Reporting Cherri Gregg
Filed underGovernment, Heard On, Local, News, Pennsylvania, Philadelphia, Politics, Syndicated Local, Watch + Listen
By Cherri Gregg
HARRISBURG, Pa. (CBS) — The Pennsylvania Supreme Court will be in session next week, hearing several controversial cases including an appeal of the new voter ID law.
But, with only six justices on the bench, there’s a chance for a procedural snafu.
The Pennsylvania Supreme Court ordinarily has seven justices, but Justice Joan Orie Melvin was suspended in May (see related story), leaving six judges sitting — three Republicans and three Democrats — and the looming possibility of a tie.
“Appellate courts are designed to have an uneven number of judges to avoid ties whenever possible,” notes University of Pennsylvania law professor Lou Rulli. He says if there is a 3-3 decision, the lower court ruling will stand.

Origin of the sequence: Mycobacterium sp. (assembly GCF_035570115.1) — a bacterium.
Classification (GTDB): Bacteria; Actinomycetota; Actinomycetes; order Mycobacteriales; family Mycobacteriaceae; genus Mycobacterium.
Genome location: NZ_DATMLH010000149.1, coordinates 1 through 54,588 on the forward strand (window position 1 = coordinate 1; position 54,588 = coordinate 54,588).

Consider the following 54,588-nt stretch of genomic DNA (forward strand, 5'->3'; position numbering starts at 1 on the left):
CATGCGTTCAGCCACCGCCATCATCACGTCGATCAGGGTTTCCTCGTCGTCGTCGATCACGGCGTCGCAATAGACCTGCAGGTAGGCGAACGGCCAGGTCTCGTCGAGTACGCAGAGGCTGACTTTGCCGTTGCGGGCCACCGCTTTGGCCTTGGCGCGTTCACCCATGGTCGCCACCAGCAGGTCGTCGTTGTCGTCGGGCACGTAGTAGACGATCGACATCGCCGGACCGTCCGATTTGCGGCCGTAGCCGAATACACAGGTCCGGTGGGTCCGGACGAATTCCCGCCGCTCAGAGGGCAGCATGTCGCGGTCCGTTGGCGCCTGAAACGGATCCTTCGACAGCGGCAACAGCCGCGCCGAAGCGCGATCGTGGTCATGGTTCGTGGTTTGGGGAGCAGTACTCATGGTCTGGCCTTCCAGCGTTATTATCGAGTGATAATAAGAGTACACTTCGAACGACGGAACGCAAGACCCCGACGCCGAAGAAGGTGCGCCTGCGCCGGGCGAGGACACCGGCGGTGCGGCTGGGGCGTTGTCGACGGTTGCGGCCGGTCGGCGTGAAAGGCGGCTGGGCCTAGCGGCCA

Rulli says that although a tie is not uncommon, justices do not always follow party lines.
“We must be careful about speculating,” he says. “I think the public has a right to expect that each individual justice will look at the law carefully and decide the case on the merits and not on the basis of party affiliation.”
One example is Republican chief justice Ronald Castille, who voted in earlier this year to strike down a redistricting map backed by his party.